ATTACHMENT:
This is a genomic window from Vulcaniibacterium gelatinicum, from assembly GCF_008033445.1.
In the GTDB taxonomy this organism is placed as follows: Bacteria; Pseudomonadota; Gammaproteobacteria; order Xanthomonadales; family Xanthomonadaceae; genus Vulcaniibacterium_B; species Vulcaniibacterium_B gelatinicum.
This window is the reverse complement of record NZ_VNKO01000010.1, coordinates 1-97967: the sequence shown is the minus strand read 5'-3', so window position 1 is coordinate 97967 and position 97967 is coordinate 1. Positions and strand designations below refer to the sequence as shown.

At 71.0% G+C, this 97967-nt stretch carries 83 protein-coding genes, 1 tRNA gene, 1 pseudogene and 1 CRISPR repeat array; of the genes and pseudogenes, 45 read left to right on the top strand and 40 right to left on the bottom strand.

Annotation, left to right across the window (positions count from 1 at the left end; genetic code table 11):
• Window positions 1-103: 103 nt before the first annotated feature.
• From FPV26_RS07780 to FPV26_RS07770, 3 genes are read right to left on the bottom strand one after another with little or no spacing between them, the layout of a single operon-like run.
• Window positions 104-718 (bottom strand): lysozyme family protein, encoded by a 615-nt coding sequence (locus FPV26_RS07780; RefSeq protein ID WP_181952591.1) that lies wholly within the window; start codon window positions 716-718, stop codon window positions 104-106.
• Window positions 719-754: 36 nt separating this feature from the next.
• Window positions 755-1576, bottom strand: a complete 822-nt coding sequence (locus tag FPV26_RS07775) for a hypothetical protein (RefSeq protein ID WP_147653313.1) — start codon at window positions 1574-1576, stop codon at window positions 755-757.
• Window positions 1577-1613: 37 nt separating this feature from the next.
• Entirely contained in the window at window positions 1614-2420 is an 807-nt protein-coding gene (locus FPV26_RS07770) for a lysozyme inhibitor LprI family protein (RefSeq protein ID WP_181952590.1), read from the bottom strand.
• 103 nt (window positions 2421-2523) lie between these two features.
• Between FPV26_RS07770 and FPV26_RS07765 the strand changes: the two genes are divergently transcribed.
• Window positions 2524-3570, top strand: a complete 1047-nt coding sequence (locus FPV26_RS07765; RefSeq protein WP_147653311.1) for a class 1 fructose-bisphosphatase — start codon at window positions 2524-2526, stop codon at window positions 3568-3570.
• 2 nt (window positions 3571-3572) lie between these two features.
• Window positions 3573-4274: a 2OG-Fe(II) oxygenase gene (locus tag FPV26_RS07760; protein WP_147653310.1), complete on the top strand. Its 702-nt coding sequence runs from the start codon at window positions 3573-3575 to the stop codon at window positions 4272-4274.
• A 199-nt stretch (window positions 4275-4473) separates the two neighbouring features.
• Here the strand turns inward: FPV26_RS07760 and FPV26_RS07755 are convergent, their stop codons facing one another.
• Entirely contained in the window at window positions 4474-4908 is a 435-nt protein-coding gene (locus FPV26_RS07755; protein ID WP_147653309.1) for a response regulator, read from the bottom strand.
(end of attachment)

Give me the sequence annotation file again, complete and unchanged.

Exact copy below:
This is a genomic window from Vulcaniibacterium gelatinicum, from assembly GCF_008033445.1.
In the GTDB taxonomy this organism is placed as follows: Bacteria; Pseudomonadota; Gammaproteobacteria; order Xanthomonadales; family Xanthomonadaceae; genus Vulcaniibacterium_B; species Vulcaniibacterium_B gelatinicum.
This window is the reverse complement of record NZ_VNKO01000010.1, coordinates 1-97967: the sequence shown is the minus strand read 5'-3', so window position 1 is coordinate 97967 and position 97967 is coordinate 1. Positions and strand designations below refer to the sequence as shown.

At 71.0% G+C, this 97967-nt stretch carries 83 protein-coding genes, 1 tRNA gene, 1 pseudogene and 1 CRISPR repeat array; of the genes and pseudogenes, 45 read left to right on the top strand and 40 right to left on the bottom strand.

Annotation, left to right across the window (positions count from 1 at the left end; genetic code table 11):
• Window positions 1-103: 103 nt before the first annotated feature.
• From FPV26_RS07780 to FPV26_RS07770, 3 genes are read right to left on the bottom strand one after another with little or no spacing between them, the layout of a single operon-like run.
• Window positions 104-718 (bottom strand): lysozyme family protein, encoded by a 615-nt coding sequence (locus FPV26_RS07780; RefSeq protein ID WP_181952591.1) that lies wholly within the window; start codon window positions 716-718, stop codon window positions 104-106.
• Window positions 719-754: 36 nt separating this feature from the next.
• Window positions 755-1576, bottom strand: a complete 822-nt coding sequence (locus tag FPV26_RS07775) for a hypothetical protein (RefSeq protein ID WP_147653313.1) — start codon at window positions 1574-1576, stop codon at window positions 755-757.
• Window positions 1577-1613: 37 nt separating this feature from the next.
• Entirely contained in the window at window positions 1614-2420 is an 807-nt protein-coding gene (locus FPV26_RS07770) for a lysozyme inhibitor LprI family protein (RefSeq protein ID WP_181952590.1), read from the bottom strand.
• 103 nt (window positions 2421-2523) lie between these two features.
• Between FPV26_RS07770 and FPV26_RS07765 the strand changes: the two genes are divergently transcribed.
• Window positions 2524-3570, top strand: a complete 1047-nt coding sequence (locus FPV26_RS07765; RefSeq protein WP_147653311.1) for a class 1 fructose-bisphosphatase — start codon at window positions 2524-2526, stop codon at window positions 3568-3570.
• 2 nt (window positions 3571-3572) lie between these two features.
• Window positions 3573-4274: a 2OG-Fe(II) oxygenase gene (locus tag FPV26_RS07760; protein WP_147653310.1), complete on the top strand. Its 702-nt coding sequence runs from the start codon at window positions 3573-3575 to the stop codon at window positions 4272-4274.
• A 199-nt stretch (window positions 4275-4473) separates the two neighbouring features.
• Here the strand turns inward: FPV26_RS07760 and FPV26_RS07755 are convergent, their stop codons facing one another.
• Entirely contained in the window at window positions 4474-4908 is a 435-nt protein-coding gene (locus FPV26_RS07755; protein ID WP_147653309.1) for a response regulator, read from the bottom strand.